Not all the poor come from the most extreme environments of exclusion. Nor do they come from families without any recourse. Nor do they live on the street. In Spain, more than one million university graduates are at risk of poverty. They are 320,000 more than 10 years ago, according to the study that European Network for Combating Poverty and Social Exclusion in the Spanish State (EAPN) has presented this Tuesday. The outcome of the crisis has redrawn the profile of the poor. The proportion of those who are in these circumstances, have more than 16 years and a medium or high level of education, has gone from 30% in 2008 to 35.8% in 2017. More than 2.7 million people go through this situation , in spite of having passed the baccalaureate or a professional formation or of having higher studies.
"I have spent many nights without sleep because of the anguish," says Rosa, a 52-year-old from Madrid who prefers not to give her real name. She is a computer systems engineer. He worked all his life in U.S, but in 2006, after the death of his father, he returned to Spain to be closer to his family. Here she was employed in a bank and in a multinational, until in 2016 she was fired. After, the abyss. "I wrote more than 500 résumés In these two years, I have been pulling unemployment and compensation money, but the savings are over, and in April I started charging 430 euros and I have a mortgage of 800," he continues. He enrolled in a job search assistance program for Action Against Hunger. Last month he found work. His conditions have improved, but he is still living to the limit. "I'm practically a mileurist," he says. "I'm in a trial period, who knows if I'll go back to work," he says. His anguish still does not stop.
26.6% of the population was at risk of poverty or social exclusion in 2017, that is, 12.4 million people. While the figure improves 12.9 million last year, is still above the approximately 11 million people who were in this situation in 2008. The report analyzes data according to the AROPE indicator (At Risk of Poverty and Exclusion), based on three variables: the poverty risk rate (that economic benefits do not exceed 60% of the average national income), the low intensity of employment in households (that those over 18 in the family unit have not worked more than 20% of their possibilities in the last year) and severe material deprivation (having problems in at least four of nine indicators, some of which are being able to afford to keep the house at an adequate temperature or protein intake at least every two days).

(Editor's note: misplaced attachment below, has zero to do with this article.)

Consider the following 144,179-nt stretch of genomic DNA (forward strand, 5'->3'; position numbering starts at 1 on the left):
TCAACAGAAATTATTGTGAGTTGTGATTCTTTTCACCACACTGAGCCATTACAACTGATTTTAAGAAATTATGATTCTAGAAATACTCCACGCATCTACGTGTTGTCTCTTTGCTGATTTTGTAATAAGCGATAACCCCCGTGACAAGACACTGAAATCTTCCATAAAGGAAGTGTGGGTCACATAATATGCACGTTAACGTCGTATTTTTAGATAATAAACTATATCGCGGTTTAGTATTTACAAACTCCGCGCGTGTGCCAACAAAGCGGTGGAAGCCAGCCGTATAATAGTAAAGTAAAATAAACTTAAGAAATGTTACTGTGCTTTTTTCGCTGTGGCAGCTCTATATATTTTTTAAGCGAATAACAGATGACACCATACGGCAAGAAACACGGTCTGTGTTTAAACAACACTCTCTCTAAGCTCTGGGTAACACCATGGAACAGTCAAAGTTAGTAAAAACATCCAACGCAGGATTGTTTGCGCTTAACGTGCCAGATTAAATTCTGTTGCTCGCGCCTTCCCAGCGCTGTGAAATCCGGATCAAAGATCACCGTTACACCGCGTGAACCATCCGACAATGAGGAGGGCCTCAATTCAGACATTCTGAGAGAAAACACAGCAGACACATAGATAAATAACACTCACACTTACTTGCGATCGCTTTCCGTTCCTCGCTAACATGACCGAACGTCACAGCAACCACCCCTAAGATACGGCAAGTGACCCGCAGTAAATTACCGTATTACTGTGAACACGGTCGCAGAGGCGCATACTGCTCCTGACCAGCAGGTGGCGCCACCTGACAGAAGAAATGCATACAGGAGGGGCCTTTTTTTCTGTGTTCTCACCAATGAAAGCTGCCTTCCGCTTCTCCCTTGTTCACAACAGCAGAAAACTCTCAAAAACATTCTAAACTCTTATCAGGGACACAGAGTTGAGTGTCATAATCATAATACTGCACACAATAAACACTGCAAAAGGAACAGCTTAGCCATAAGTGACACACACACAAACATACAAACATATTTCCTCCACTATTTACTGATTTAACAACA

The report breaks stereotypes and charts the profile of the poor in Spain. An important part of this population is constituted by Spanish people, adults, with work and with a medium or high level of education. "We believe that we have to go hungry to be poor, and this is not necessarily the case," explains Juan Carlos Llano, the sociologist who has prepared the study, the eighth presented by EAPN, a network that brings together NGOs and organizations that fight against poverty. , among which are, for example, Cáritas or Cruz Roja.
"We were first educated in the belief that having a job was enough to avoid falling into poverty, we have seen that this is not the case, in fact more than 30% of the poor people have a job, and we thought that it was enough to go to university. to be able to have a decent life, and neither, "continues Llano. "Precariousness causes havoc, not only reaches less qualified jobs, it goes up the level and reaches groups that were believed free of this," he says.
According to the report, more than 10 million people were at risk of poverty last year in Spain, which is equivalent to 21.6% of the population. Although they are about 300,000 less than in 2016, the poverty rate is far from returning to pre-crisis records. Now there are some 900,000 more people at risk of poverty than in 2008.
The document presented by EAPN, very extensive, addresses the situation from different points of view. It shows differences by territory (with Navarra with 13.5% of the population at risk of poverty or social exclusion compared to 44.3% in Extremadura), sex (6.4 million women at risk compared to 5.9 million of men), age (almost one in three under 16 years of age is at risk of poverty or exclusion) or composition of the household (almost half of the people living in single-parent households are at risk). The report concludes that GDP and poverty do not go hand in hand, since, despite the economic improvements, the figures of people in situation of vulnerability have not recovered compared to 2008. Inequalities have been deepened and the poor, even if they are less than in 2016, are poorer.